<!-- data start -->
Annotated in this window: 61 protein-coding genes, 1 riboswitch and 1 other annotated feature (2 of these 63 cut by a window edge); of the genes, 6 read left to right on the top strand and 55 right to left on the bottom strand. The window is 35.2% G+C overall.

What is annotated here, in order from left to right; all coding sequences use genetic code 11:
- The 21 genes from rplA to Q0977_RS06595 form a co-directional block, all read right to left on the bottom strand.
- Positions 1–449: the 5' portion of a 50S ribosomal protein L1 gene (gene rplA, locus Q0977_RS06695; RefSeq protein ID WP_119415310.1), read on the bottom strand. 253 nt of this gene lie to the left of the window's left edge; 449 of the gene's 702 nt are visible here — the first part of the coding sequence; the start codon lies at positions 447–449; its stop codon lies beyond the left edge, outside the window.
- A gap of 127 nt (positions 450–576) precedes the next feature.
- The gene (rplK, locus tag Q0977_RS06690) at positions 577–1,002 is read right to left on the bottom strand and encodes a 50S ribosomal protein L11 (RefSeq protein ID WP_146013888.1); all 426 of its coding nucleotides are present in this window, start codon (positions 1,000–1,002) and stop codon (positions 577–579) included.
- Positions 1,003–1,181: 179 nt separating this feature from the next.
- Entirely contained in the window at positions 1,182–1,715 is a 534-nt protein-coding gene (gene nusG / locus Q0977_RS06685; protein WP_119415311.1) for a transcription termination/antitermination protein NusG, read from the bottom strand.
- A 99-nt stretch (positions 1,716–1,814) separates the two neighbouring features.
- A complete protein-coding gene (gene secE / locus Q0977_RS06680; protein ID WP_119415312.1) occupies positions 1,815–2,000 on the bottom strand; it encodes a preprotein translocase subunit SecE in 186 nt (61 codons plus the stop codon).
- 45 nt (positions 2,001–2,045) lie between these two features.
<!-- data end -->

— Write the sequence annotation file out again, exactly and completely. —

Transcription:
Annotated in this window: 61 protein-coding genes, 1 riboswitch and 1 other annotated feature (2 of these 63 cut by a window edge); of the genes, 6 read left to right on the top strand and 55 right to left on the bottom strand. The window is 35.2% G+C overall.

What is annotated here, in order from left to right; all coding sequences use genetic code 11:
- The 21 genes from rplA to Q0977_RS06595 form a co-directional block, all read right to left on the bottom strand.
- Positions 1–449: the 5' portion of a 50S ribosomal protein L1 gene (gene rplA, locus Q0977_RS06695; RefSeq protein ID WP_119415310.1), read on the bottom strand. 253 nt of this gene lie to the left of the window's left edge; 449 of the gene's 702 nt are visible here — the first part of the coding sequence; the start codon lies at positions 447–449; its stop codon lies beyond the left edge, outside the window.
- A gap of 127 nt (positions 450–576) precedes the next feature.
- The gene (rplK, locus tag Q0977_RS06690) at positions 577–1,002 is read right to left on the bottom strand and encodes a 50S ribosomal protein L11 (RefSeq protein ID WP_146013888.1); all 426 of its coding nucleotides are present in this window, start codon (positions 1,000–1,002) and stop codon (positions 577–579) included.
- Positions 1,003–1,181: 179 nt separating this feature from the next.
- Entirely contained in the window at positions 1,182–1,715 is a 534-nt protein-coding gene (gene nusG / locus Q0977_RS06685; protein WP_119415311.1) for a transcription termination/antitermination protein NusG, read from the bottom strand.
- A 99-nt stretch (positions 1,716–1,814) separates the two neighbouring features.
- A complete protein-coding gene (gene secE / locus Q0977_RS06680; protein ID WP_119415312.1) occupies positions 1,815–2,000 on the bottom strand; it encodes a preprotein translocase subunit SecE in 186 nt (61 codons plus the stop codon).
- 45 nt (positions 2,001–2,045) lie between these two features.